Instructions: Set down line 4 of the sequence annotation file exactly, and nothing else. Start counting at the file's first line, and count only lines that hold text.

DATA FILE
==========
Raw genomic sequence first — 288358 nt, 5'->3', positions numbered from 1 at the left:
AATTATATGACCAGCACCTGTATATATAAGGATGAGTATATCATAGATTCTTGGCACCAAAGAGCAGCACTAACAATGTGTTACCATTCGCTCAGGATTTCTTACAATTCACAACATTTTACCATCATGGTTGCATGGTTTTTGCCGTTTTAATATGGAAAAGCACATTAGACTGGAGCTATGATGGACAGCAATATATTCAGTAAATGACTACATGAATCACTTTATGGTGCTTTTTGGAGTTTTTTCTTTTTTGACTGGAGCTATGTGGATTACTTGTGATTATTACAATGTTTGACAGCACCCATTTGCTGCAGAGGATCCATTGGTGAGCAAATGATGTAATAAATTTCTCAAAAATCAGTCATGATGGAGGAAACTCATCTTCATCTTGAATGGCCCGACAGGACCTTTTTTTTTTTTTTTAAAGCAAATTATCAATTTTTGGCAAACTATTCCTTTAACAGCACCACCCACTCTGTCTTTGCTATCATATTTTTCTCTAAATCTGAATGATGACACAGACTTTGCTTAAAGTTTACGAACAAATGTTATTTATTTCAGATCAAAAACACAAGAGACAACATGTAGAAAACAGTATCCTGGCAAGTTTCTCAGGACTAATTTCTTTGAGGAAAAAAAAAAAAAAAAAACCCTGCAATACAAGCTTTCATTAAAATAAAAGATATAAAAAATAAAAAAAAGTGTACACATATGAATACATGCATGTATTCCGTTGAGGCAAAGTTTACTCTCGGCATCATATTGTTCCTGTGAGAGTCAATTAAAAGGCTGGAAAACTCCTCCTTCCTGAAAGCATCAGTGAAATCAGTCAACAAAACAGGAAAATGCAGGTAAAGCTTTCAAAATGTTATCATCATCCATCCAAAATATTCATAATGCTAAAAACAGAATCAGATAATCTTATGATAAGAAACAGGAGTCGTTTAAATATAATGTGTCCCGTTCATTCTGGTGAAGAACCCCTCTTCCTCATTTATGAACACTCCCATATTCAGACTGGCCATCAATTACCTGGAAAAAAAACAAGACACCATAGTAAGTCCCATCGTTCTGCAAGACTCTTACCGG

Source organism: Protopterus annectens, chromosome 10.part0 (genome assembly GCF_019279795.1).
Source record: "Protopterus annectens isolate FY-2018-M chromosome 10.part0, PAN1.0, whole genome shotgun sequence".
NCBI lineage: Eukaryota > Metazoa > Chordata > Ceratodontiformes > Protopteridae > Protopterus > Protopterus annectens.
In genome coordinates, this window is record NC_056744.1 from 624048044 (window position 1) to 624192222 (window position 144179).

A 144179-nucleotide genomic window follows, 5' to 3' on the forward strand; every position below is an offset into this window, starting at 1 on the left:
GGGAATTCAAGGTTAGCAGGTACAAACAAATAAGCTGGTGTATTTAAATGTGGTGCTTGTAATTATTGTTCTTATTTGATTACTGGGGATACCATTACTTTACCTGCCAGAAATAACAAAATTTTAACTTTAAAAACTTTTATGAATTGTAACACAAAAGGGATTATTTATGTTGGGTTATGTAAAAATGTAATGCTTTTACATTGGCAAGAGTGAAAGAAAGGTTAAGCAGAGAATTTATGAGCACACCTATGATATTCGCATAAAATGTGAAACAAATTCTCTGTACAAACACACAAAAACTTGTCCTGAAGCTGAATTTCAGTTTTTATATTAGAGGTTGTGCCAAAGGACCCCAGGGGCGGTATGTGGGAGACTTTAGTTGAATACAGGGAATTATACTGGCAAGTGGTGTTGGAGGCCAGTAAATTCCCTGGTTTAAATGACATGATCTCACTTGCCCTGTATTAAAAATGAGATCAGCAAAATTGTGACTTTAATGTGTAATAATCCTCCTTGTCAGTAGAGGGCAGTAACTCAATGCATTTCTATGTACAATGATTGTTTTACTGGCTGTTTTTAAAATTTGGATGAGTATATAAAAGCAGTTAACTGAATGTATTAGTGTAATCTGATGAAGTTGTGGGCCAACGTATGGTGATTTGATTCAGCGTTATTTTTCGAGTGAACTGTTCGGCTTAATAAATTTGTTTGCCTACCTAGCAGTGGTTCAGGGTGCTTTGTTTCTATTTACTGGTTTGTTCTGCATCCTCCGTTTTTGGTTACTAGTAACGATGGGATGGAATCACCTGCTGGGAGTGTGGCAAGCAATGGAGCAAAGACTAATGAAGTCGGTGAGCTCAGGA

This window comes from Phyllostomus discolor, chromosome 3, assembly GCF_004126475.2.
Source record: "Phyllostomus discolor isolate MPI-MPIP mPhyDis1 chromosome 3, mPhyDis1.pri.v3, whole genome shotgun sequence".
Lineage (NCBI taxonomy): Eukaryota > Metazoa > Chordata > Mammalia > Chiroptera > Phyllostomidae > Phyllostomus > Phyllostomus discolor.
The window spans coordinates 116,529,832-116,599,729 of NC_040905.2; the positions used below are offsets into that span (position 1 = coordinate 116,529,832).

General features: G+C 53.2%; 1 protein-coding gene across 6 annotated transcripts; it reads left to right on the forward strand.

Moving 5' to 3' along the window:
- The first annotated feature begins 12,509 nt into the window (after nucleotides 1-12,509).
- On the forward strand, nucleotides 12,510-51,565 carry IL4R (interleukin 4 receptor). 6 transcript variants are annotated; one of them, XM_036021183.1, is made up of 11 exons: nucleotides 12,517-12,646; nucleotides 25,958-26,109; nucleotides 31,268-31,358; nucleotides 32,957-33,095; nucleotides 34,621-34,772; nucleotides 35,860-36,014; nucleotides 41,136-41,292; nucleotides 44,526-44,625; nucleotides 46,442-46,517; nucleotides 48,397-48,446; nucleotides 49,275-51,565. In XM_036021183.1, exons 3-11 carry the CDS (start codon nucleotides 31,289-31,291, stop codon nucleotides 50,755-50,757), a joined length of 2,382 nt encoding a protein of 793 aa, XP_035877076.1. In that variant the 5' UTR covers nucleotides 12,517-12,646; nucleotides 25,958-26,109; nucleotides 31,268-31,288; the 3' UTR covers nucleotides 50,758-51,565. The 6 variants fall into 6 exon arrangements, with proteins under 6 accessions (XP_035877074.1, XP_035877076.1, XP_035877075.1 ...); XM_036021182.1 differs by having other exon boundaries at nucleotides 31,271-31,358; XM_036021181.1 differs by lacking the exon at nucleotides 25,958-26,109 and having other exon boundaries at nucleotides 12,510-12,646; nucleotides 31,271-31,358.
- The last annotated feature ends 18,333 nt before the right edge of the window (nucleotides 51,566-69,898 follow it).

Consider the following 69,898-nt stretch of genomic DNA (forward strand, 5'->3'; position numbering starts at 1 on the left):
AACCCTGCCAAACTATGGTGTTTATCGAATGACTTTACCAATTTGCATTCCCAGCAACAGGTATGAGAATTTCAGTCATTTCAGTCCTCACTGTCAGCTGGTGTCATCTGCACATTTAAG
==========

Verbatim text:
Source record: "Protopterus annectens isolate FY-2018-M chromosome 10.part0, PAN1.0, whole genome shotgun sequence".